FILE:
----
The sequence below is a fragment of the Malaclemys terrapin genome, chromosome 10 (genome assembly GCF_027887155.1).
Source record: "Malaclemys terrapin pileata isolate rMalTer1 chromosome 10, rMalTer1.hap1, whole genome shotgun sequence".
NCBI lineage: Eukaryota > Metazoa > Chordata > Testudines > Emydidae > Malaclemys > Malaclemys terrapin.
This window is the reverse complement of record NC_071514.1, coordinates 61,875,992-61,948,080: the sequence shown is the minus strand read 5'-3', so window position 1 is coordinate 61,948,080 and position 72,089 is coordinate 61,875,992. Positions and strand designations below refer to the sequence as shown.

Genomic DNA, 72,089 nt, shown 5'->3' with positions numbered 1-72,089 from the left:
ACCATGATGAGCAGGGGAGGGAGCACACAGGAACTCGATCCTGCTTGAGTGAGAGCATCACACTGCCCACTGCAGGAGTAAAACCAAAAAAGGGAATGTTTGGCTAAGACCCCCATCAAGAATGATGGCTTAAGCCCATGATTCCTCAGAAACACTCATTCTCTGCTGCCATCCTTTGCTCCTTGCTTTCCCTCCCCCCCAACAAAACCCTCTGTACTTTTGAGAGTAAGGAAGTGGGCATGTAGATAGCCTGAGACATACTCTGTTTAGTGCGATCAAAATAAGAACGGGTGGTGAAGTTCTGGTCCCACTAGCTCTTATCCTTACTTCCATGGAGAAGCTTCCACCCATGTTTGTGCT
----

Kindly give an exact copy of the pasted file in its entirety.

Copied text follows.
The sequence below is a fragment of the Malaclemys terrapin genome, chromosome 10 (genome assembly GCF_027887155.1).
Source record: "Malaclemys terrapin pileata isolate rMalTer1 chromosome 10, rMalTer1.hap1, whole genome shotgun sequence".
NCBI lineage: Eukaryota > Metazoa > Chordata > Testudines > Emydidae > Malaclemys > Malaclemys terrapin.
This window is the reverse complement of record NC_071514.1, coordinates 61,875,992-61,948,080: the sequence shown is the minus strand read 5'-3', so window position 1 is coordinate 61,948,080 and position 72,089 is coordinate 61,875,992. Positions and strand designations below refer to the sequence as shown.

Genomic DNA, 72,089 nt, shown 5'->3' with positions numbered 1-72,089 from the left:
ACCATGATGAGCAGGGGAGGGAGCACACAGGAACTCGATCCTGCTTGAGTGAGAGCATCACACTGCCCACTGCAGGAGTAAAACCAAAAAAGGGAATGTTTGGCTAAGACCCCCATCAAGAATGATGGCTTAAGCCCATGATTCCTCAGAAACACTCATTCTCTGCTGCCATCCTTTGCTCCTTGCTTTCCCTCCCCCCCAACAAAACCCTCTGTACTTTTGAGAGTAAGGAAGTGGGCATGTAGATAGCCTGAGACATACTCTGTTTAGTGCGATCAAAATAAGAACGGGTGGTGAAGTTCTGGTCCCACTAGCTCTTATCCTTACTTCCATGGAGAAGCTTCCACCCATGTTTGTGCT